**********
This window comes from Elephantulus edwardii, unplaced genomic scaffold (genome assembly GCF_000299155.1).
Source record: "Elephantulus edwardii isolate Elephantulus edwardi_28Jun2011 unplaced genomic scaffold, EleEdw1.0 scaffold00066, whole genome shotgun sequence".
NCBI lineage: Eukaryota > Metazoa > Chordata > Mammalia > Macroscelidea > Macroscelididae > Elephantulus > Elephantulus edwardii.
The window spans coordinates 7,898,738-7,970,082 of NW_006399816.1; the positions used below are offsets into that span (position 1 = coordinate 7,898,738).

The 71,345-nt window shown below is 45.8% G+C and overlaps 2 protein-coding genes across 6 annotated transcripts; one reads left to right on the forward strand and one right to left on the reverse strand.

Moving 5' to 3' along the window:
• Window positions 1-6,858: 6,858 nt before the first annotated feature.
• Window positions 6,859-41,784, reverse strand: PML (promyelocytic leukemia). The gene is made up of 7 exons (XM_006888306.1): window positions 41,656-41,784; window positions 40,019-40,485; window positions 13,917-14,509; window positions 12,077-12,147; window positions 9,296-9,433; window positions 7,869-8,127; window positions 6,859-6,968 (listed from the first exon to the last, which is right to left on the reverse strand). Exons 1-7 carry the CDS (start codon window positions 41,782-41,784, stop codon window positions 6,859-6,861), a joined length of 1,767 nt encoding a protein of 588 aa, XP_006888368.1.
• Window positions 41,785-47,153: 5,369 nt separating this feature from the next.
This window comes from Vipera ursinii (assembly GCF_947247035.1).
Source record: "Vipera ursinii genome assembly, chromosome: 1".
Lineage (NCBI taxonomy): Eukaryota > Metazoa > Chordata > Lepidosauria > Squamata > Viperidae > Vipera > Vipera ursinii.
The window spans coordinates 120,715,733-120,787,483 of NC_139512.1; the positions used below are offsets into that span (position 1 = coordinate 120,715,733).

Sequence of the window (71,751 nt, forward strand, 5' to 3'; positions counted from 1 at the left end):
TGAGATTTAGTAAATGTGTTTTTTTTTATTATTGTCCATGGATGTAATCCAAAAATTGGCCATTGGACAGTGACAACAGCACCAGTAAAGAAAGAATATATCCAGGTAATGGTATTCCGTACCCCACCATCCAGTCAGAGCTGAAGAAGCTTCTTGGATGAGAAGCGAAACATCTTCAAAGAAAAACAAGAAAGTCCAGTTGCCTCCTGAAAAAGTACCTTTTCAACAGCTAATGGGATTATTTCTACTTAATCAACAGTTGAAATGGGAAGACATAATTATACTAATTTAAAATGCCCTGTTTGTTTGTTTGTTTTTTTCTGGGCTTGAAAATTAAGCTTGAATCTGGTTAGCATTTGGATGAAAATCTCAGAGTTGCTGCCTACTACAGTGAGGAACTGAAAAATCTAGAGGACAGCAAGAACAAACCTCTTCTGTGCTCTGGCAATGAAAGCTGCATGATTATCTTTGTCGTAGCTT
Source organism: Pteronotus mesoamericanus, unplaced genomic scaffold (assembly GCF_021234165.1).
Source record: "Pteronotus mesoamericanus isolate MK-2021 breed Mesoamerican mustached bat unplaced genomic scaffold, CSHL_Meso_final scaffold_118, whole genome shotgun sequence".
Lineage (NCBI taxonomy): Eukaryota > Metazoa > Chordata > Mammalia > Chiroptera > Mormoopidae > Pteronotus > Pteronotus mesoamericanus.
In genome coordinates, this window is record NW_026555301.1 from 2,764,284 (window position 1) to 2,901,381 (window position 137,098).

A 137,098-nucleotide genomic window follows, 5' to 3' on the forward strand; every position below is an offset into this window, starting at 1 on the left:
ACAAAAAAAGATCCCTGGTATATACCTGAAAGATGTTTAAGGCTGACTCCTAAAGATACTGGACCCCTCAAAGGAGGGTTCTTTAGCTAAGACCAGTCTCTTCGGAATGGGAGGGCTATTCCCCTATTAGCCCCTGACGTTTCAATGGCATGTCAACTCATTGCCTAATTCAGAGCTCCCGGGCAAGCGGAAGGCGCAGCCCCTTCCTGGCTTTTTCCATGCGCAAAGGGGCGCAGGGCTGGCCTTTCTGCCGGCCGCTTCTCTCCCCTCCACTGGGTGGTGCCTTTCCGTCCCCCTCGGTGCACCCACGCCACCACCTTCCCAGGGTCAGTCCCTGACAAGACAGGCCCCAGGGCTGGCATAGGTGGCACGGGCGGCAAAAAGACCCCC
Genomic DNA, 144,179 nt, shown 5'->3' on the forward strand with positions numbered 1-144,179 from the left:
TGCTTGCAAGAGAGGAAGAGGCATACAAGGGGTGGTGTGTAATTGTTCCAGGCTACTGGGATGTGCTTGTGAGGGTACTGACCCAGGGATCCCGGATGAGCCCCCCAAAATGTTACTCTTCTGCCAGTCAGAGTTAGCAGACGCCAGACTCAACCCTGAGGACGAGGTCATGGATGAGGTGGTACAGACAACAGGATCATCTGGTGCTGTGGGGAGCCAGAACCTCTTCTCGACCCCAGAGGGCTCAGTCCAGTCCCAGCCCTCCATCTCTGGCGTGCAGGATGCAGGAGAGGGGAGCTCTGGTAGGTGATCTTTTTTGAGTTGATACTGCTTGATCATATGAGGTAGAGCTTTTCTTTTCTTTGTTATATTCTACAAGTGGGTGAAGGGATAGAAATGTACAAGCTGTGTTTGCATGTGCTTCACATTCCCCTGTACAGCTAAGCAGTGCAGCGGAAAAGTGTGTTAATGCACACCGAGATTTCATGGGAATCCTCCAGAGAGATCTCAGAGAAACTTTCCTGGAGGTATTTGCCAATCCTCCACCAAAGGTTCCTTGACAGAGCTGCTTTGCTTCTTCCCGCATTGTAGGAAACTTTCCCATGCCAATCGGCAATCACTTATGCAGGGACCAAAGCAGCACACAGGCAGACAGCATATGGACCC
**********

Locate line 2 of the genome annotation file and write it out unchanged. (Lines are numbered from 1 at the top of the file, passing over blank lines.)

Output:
Source record: "Elephantulus edwardii isolate Elephantulus edwardi_28Jun2011 unplaced genomic scaffold, EleEdw1.0 scaffold00066, whole genome shotgun sequence".